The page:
6 Get professional help. Talk to your doctor about getting help from a professional counselor to help manage your distress. If you are: having trouble concentrating being nervous or restless feeling or looking tense worried about "losing control" feeling uneasy and that something bad is going to happen having headaches being cranky or angry with others feeling tired or fatigue trouble sleeping or restless sleep Know what to look for. Getting help is not a sign of weakness. It is normal to have negative feelings when you have had cancer. Many people say they want to have the freedom to give in to their feelings sometimes. Remember, it is normal to have some bad days and it is healthy to accept your emotions as they come. Some people believe that they got cancer because of something they did or did not do. Blaming yourself can cause extra stress and anxiety, and is not helpful to your recovery. Do not blame yourself. Remember, cancer can happen to anyone. 6

7 If you have fear of cancer coming back, here are some things you can try: 1. Keep a record of your appointments. Go to all your medical follow-up appointments. Follow-up care means seeing a doctor for regular checkups. At these visits, your doctor will look for side effects from treatment and check if your cancer has come back. It is important for your long-term health that you go to all these appointments, even if the hospital brings back unpleasant memories. Knowing what to expect after cancer treatment can help you and your family make plans, lifestyle changes, and important decisions. 2. Be informed. Learn about your cancer. Some people want to know about the risk of cancer for their family. Others want to know what symptoms of recurrence to look out for. Talk to your doctor and ask any questions you may have about your cancer experience. Having more knowledge may give you with a greater sense of control over your life. 3. Share your feelings. People have found that when they share strong feelings like fear, anger or sadness, they are more able to let go of them. Some people talk to friends or family, other cancer survivors, or a counselor. Wellspring ( and Gilda s Club ( offer programs that can help you connect with other survivors. Even if you prefer not to talk to others, you can still sort out your feelings by thinking about them or writing them down. 7

8 4. Focus on Wellness. Try to be hopeful. Sometimes this means looking for the good even during a bad time. Try to use your energy to focus on wellness and what you can do now to stay as healthy as possible. Eat healthy and avoid alcohol and other sedatives. You can find the Canadian guidelines for healthy eating on this website: ELLICSR Kitchen offers 2 classes on eating healthy. 1. From Plant to Plate is run by a chef and dietician who are joined by guests from local farms, restaurants, and other health and food focused organizations. Here you will learn how food is grown, and how to prepare your food. 2. The Survivor s Kitchen: Cooking for Health class is run by a chef and dietician who provide advice and great recipes to keep you eating healthy. For more information about these classes and recipes visit ELLICSRkitchen.ca. 5. Look at what you can control. Put your life in order. Be involved in your healthcare by being informed and keeping your appointments. You can make changes to your life such as eating healthy and exercising. Some people have a schedule they follow every day. These things can help you gain more control over your life and feel better. 8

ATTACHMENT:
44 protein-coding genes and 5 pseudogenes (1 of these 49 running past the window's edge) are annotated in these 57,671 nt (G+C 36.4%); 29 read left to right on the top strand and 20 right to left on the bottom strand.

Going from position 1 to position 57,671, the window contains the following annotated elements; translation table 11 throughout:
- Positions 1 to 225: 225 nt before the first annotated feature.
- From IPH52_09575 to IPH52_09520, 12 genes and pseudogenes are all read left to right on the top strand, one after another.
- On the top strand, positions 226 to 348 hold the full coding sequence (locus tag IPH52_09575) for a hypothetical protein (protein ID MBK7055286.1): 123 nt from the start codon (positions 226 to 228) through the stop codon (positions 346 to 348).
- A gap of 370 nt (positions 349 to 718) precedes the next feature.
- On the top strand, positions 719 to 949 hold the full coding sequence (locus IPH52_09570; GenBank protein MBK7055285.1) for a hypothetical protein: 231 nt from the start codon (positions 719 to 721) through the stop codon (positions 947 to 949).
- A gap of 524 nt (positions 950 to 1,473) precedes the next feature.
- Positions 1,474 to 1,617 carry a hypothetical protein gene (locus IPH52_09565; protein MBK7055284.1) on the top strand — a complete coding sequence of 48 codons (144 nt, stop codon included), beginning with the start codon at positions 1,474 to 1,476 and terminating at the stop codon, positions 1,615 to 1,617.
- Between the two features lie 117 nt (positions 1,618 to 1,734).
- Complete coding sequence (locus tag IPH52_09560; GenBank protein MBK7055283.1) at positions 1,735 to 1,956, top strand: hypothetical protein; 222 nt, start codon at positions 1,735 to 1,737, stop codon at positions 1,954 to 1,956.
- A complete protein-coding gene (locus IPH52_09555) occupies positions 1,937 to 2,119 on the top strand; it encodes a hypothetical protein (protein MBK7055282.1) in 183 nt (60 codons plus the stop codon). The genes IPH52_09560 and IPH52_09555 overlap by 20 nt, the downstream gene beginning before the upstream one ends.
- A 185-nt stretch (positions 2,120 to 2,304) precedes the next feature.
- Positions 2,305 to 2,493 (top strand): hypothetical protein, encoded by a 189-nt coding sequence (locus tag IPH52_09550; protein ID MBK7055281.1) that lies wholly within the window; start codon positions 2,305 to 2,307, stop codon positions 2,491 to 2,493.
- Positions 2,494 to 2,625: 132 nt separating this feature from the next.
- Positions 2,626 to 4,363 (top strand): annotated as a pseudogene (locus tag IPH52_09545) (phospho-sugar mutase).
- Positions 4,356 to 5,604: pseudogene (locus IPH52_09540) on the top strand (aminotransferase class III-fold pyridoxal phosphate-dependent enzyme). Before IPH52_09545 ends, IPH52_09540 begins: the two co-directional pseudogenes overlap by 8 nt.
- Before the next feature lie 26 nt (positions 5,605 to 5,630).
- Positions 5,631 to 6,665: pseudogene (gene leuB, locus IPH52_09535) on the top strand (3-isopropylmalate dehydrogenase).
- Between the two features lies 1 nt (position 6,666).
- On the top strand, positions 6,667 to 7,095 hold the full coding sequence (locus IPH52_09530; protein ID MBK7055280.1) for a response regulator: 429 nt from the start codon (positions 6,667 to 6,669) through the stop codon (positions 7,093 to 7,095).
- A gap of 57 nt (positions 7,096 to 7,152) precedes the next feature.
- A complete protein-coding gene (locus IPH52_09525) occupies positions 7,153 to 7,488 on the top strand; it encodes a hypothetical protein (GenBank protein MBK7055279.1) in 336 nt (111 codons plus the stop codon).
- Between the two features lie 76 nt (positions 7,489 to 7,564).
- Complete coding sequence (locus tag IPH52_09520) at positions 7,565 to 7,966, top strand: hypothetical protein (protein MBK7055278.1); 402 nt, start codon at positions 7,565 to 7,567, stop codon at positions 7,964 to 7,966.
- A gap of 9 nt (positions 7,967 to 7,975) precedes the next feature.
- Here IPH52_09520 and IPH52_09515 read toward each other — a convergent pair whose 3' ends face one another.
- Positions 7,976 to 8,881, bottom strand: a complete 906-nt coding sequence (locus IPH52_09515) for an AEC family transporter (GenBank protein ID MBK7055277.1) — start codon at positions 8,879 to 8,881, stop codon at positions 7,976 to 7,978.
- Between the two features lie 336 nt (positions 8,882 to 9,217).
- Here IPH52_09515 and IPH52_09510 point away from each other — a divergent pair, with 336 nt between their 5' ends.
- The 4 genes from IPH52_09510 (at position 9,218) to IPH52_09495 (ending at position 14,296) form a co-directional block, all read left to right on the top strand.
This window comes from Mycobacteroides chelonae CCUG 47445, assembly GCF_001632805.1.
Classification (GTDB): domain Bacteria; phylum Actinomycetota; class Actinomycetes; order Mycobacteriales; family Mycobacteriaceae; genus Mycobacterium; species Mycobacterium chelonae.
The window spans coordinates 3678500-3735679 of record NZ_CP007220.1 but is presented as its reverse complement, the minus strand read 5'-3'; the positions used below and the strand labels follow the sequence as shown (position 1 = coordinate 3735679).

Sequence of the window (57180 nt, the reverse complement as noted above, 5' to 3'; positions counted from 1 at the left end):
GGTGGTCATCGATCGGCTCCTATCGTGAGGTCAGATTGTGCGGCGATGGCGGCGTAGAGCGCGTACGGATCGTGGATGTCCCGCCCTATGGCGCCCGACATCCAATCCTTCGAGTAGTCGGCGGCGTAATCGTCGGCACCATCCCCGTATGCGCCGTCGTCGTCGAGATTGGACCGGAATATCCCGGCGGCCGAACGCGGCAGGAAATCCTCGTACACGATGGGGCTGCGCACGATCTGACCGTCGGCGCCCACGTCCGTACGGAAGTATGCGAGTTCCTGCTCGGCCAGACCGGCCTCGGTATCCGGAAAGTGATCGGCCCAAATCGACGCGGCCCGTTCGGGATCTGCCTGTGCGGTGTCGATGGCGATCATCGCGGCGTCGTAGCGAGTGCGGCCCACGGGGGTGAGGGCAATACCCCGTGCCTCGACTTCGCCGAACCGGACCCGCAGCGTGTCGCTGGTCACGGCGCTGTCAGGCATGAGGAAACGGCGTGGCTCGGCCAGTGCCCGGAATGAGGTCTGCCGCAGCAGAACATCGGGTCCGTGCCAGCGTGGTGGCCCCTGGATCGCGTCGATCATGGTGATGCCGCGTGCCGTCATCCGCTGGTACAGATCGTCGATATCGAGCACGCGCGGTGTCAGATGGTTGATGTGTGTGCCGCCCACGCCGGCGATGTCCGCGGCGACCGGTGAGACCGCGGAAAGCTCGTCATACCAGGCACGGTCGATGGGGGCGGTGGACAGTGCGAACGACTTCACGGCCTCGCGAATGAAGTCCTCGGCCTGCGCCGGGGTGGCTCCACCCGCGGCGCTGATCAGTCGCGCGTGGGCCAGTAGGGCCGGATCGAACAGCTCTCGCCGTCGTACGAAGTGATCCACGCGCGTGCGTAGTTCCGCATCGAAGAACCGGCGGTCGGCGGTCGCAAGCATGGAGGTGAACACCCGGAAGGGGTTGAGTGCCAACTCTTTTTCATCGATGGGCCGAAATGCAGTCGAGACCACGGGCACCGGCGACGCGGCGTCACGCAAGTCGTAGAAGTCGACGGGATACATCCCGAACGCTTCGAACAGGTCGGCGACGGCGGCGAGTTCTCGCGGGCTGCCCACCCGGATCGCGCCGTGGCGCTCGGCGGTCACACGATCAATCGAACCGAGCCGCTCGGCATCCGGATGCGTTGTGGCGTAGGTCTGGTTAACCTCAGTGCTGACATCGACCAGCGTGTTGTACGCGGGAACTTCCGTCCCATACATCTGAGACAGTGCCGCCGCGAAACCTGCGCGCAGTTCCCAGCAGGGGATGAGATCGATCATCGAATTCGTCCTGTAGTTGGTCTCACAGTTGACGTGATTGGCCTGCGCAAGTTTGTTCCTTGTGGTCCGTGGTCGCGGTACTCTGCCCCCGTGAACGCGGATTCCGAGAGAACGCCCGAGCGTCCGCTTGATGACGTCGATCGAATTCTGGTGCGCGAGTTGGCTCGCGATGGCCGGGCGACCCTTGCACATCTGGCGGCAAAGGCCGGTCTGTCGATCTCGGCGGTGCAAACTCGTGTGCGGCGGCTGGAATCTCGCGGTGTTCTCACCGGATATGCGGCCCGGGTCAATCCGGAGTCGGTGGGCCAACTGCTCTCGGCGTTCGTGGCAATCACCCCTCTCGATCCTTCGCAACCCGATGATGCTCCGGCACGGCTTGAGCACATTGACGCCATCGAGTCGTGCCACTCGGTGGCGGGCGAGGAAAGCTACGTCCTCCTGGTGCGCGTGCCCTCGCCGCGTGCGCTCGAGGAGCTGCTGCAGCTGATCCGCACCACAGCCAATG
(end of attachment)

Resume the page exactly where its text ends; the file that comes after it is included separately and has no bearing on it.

9 How do I prepare for my appointment with my doctor? If your feelings are too overwhelming or you cannot enjoy your everyday life anymore, you can talk to your doctor. Before you see your doctor, take time to think about how distress is affecting your life. Ask yourself these 5 questions and write some notes below: 1. Keep a diary every day for at least a week before your appointment with your doctor. Write down any differences in your mood and how you are sleeping. 2. How does this distress affect you emotionally (feeling sad, blue, anxious)? 3. How does your distress affect you physically (fatigue, difficulty functioning at work, daily activities)? 9

10 4. How does your distress affect how much you enjoy your life (doing social activities)? 5. In the past week, what have been the major triggers of my distress (examples: family, chores, emotions, fears, etc.) Take this booklet with you when you go to see your doctor. Talk to your doctor about your answers. Let your doctor know how you feel. Only your doctor can help with some causes of your distress. 10

11 What can I expect after seeing my doctor? Your doctor will talk to you about different options that may help. Where can I find more information? American Cancer Society Website: Topic: Distress Canadian Association of Psychosocial Oncology Website: Canadian Cancer Society Website: Topic: Life after Cancer Canadian Mental Health Association Website: Gilda's Club Website: Oncolink Website: Topic: Adjustment to Cancer - Anxiety and Distress 11

12 Princess Margaret Hospital Website: Topic: Psychosocial Distress Wellspring Website: Remember Communicate. Exercise. Use meditation and relaxation. Keep a record of your appointments. Be informed. Share your feelings. Focus on wellness. Look at what you can control. 12